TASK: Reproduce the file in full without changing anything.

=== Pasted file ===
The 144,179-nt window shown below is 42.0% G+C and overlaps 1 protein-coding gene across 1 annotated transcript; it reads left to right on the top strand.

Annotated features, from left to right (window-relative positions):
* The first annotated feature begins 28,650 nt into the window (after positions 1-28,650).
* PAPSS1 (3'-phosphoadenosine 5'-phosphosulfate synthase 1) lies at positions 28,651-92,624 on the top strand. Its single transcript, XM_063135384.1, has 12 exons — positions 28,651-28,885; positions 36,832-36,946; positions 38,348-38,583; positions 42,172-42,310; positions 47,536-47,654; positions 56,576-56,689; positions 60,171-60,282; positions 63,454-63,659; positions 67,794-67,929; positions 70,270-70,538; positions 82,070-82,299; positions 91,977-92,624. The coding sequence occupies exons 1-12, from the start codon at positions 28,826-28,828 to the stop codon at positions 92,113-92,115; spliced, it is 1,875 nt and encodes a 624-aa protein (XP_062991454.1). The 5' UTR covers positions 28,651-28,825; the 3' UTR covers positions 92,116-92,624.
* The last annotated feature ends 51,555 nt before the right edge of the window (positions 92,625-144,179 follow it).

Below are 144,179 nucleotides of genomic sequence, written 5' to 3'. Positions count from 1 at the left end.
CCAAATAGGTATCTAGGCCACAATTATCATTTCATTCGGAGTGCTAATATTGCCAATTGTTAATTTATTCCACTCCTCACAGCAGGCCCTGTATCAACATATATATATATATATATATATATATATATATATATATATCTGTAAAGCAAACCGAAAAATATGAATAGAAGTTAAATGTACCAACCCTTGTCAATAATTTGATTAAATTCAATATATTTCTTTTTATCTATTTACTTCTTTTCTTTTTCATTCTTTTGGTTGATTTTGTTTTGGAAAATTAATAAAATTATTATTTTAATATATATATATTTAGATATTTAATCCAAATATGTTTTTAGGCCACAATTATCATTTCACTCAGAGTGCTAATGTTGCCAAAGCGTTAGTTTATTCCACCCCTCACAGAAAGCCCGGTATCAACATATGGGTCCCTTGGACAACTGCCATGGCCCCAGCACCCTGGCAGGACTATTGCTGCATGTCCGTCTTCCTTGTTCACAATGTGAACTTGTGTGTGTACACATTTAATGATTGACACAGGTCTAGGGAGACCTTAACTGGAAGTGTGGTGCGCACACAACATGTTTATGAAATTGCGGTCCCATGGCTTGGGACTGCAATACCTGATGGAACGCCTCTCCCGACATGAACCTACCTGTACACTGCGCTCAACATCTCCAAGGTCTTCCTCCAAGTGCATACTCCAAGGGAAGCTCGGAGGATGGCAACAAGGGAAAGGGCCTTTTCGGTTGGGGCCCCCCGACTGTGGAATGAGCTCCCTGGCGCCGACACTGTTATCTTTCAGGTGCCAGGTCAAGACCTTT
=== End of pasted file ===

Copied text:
The 144,179-nt window shown below is 42.0% G+C and overlaps 1 protein-coding gene across 1 annotated transcript; it reads left to right on the top strand.

Annotated features, from left to right (window-relative positions):
* The first annotated feature begins 28,650 nt into the window (after positions 1-28,650).
* PAPSS1 (3'-phosphoadenosine 5'-phosphosulfate synthase 1) lies at positions 28,651-92,624 on the top strand. Its single transcript, XM_063135384.1, has 12 exons — positions 28,651-28,885; positions 36,832-36,946; positions 38,348-38,583; positions 42,172-42,310; positions 47,536-47,654; positions 56,576-56,689; positions 60,171-60,282; positions 63,454-63,659; positions 67,794-67,929; positions 70,270-70,538; positions 82,070-82,299; positions 91,977-92,624. The coding sequence occupies exons 1-12, from the start codon at positions 28,826-28,828 to the stop codon at positions 92,113-92,115; spliced, it is 1,875 nt and encodes a 624-aa protein (XP_062991454.1). The 5' UTR covers positions 28,651-28,825; the 3' UTR covers positions 92,116-92,624.
* The last annotated feature ends 51,555 nt before the right edge of the window (positions 92,625-144,179 follow it).

Below are 144,179 nucleotides of genomic sequence, written 5' to 3'. Positions count from 1 at the left end.
CCAAATAGGTATCTAGGCCACAATTATCATTTCATTCGGAGTGCTAATATTGCCAATTGTTAATTTATTCCACTCCTCACAGCAGGCCCTGTATCAACATATATATATATATATATATATATATATATATATATATATCTGTAAAGCAAACCGAAAAATATGAATAGAAGTTAAATGTACCAACCCTTGTCAATAATTTGATTAAATTCAATATATTTCTTTTTATCTATTTACTTCTTTTCTTTTTCATTCTTTTGGTTGATTTTGTTTTGGAAAATTAATAAAATTATTATTTTAATATATATATATTTAGATATTTAATCCAAATATGTTTTTAGGCCACAATTATCATTTCACTCAGAGTGCTAATGTTGCCAAAGCGTTAGTTTATTCCACCCCTCACAGAAAGCCCGGTATCAACATATGGGTCCCTTGGACAACTGCCATGGCCCCAGCACCCTGGCAGGACTATTGCTGCATGTCCGTCTTCCTTGTTCACAATGTGAACTTGTGTGTGTACACATTTAATGATTGACACAGGTCTAGGGAGACCTTAACTGGAAGTGTGGTGCGCACACAACATGTTTATGAAATTGCGGTCCCATGGCTTGGGACTGCAATACCTGATGGAACGCCTCTCCCGACATGAACCTACCTGTACACTGCGCTCAACATCTCCAAGGTCTTCCTCCAAGTGCATACTCCAAGGGAAGCTCGGAGGATGGCAACAAGGGAAAGGGCCTTTTCGGTTGGGGCCCCCCGACTGTGGAATGAGCTCCCTGGCGCCGACACTGTTATCTTTCAGGTGCCAGGTCAAGACCTTT